A few times a year I get addicted to Xbox. Once the kids go to sleep, I can easily spend hours playing Mass Effect, Fallout or Assassin’s Creed. The games are wonderful and immersive, which is why I spent over 100 hours playing Fallout 3 and another 100+ hours in Fallout New Vegas. Unfortunately, I’ve experienced some annoying things with these games. I’ll be in one of the final battles of Mass Effect 3 against the Reapers when the game starts stuttering. Do you know how hard it is to aim when the system stutters? Game stuttering, system stuttering or … Continue reading Your network is hurting your application experience
I just binged watched the first season of “The Expanse”. Awesome! (BTW, the books are even better.) I would say 90% of my TV viewing is done with streaming media either from Netflix, Amazon or my home library. Nothing is better at ruining a good viewing session than the spinning circle of oblivion as the video stream is being loaded. Unfortunately, I had the unfortunate experience of watching that spinning circle of frustration multiple times per episode. Running an Internet speed test revealed I had plenty of bandwidth but, for some reason, my latency was through the roof (400+ms). My … Continue reading Your network is hurting your video viewing experience
Test your Citrix knowledge… True or False: Citrix Provisioning Services requires PXE Answer: False When using Provisioning Services, which is an optional component of XenDesktop, the target device utilizes a bootstrap file, which initializes the Provisioning Services stream. The target device must be able to obtain that bootstrap file, or else the stream will never begin. Unfortunately, I still hear people saying that the only way to accomplish this is with PXE, which is incorrect. Provisioning Services has a few different options for delivering the bootstrap file (these have been the most common approaches for many years): The DHCP Method: … Continue reading True or False: Citrix Provisioning Services requires PXE
When I talk about virtual desktop specifications, we often break down our users into a few different categories (Light, Normal, Power, and Heavy). These categories correspond to the resources we allocate to the virtual desktop (assuming we are talking about the hosted VM-Based desktop model). This should be no surprise. This discussion directly relates to the resource allocation to the virtual desktops. We want to make sure we provide what the users require. No more and no less. Of course I always get the question about memory ballooning, memory overcommit, dynamic memory, etc. I briefly touched upon this in a … Continue reading RAM Smorgasbord
One of the best things about my position is I get to talk to a lot of smart people, do some pretty cool things (like playing around with the iPad), and constantly learn. For example, any idea why you would modify the “Maximum Transition Rate”? Do you even have an idea what it is? I learn about all of these things every day that helps in the overall XenDesktop architecture. I’ve come to realize that building a XenDesktop environment isn’t really that hard, but if you want to do it right so that it scales and is optimized, then you … Continue reading Fun TechTalk on XenDesktop Enterprise Design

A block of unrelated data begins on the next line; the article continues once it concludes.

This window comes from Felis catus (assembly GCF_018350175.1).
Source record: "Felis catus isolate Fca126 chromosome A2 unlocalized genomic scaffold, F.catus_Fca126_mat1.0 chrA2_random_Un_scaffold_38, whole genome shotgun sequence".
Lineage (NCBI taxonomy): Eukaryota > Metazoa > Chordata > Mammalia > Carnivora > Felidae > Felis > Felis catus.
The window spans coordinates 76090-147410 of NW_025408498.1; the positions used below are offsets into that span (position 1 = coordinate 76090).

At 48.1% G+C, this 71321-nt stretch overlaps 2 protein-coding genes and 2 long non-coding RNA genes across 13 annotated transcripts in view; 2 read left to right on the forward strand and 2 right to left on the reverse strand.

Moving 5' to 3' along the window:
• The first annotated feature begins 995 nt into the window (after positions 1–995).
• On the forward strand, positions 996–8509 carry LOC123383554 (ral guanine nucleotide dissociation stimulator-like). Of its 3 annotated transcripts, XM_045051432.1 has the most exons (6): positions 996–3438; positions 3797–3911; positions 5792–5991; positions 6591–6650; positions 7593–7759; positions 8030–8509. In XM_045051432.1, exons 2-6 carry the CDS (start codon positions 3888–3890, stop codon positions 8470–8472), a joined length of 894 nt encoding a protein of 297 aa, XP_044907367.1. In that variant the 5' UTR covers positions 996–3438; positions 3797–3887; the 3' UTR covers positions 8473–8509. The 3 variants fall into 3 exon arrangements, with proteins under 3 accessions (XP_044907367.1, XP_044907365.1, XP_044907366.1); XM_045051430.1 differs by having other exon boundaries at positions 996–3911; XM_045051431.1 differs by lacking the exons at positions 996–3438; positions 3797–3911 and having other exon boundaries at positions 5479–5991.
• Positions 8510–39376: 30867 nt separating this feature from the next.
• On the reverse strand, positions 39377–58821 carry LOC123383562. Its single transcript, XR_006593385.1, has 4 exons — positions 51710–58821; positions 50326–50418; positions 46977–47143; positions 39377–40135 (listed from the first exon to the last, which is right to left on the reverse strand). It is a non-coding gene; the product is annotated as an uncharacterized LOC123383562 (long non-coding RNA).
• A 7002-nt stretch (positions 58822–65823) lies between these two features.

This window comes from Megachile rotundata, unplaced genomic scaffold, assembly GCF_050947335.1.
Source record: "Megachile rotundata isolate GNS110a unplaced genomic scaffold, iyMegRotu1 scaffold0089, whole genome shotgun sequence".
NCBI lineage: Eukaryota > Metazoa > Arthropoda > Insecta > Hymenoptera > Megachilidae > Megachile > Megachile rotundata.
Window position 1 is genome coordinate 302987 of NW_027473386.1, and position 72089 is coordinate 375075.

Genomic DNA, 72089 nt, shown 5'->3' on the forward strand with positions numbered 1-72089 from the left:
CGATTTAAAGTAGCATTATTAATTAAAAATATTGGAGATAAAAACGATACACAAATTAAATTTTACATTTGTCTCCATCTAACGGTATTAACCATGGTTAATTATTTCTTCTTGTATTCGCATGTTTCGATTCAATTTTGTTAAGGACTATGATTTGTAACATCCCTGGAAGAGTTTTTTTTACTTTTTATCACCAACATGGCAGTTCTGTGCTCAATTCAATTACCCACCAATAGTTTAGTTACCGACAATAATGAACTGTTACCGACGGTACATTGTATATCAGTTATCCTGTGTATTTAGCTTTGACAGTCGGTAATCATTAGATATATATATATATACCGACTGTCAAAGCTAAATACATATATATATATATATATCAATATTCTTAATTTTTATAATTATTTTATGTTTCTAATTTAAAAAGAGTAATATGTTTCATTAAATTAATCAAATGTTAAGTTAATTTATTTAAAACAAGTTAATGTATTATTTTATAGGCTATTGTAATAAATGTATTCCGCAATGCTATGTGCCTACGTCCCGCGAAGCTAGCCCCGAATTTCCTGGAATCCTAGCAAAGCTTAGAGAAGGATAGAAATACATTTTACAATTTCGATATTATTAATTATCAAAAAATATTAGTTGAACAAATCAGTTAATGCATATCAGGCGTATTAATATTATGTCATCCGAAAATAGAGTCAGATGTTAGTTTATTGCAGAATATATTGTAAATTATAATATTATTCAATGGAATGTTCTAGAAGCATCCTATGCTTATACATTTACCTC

Some of you might be aware, others might not. Did you know that the mouse icon in Windows 7 (and earlier versions) has a shadow? I bet a bunch of you are looking for it now. It is hard to see, but it is there. Something that most people wouldn’t recognize as being on or off can have an impact on how much bandwidth is required for a virtual desktop.
Citrix XenDesktop and HDX are smart enough to not send the screen updates for the mouse image to the endpoint, instead they just send coordinates. Saves a lot of time if you think about how many pixels the mouse takes. But if you enable the mouse shadow (which is enabled by default), we are talking a different story. The shadow pixel changes must be sent across the wire because it isn’t just a shadow, it is a blending with the image on the screen. If you truly are interested in optimizing your Windows 7 desktop virtualization images, then disable the mouse shadow.
It’s pretty easy to do Continue reading “Optimize Windows 7 Visual Effects for Virtual Desktops”
Building a virtual desktop is simply a matter of installing the Windows operating system. Right? Slow down… although this will work, it won’t give you the best performance and scalability. One of the items that many people mistakenly forget to accomplish is to optimize the base operating system. This is the 7th mistake out of the top 10 mistakes made with virtual desktops: Continue reading “Optimize your Virtual Desktop Image”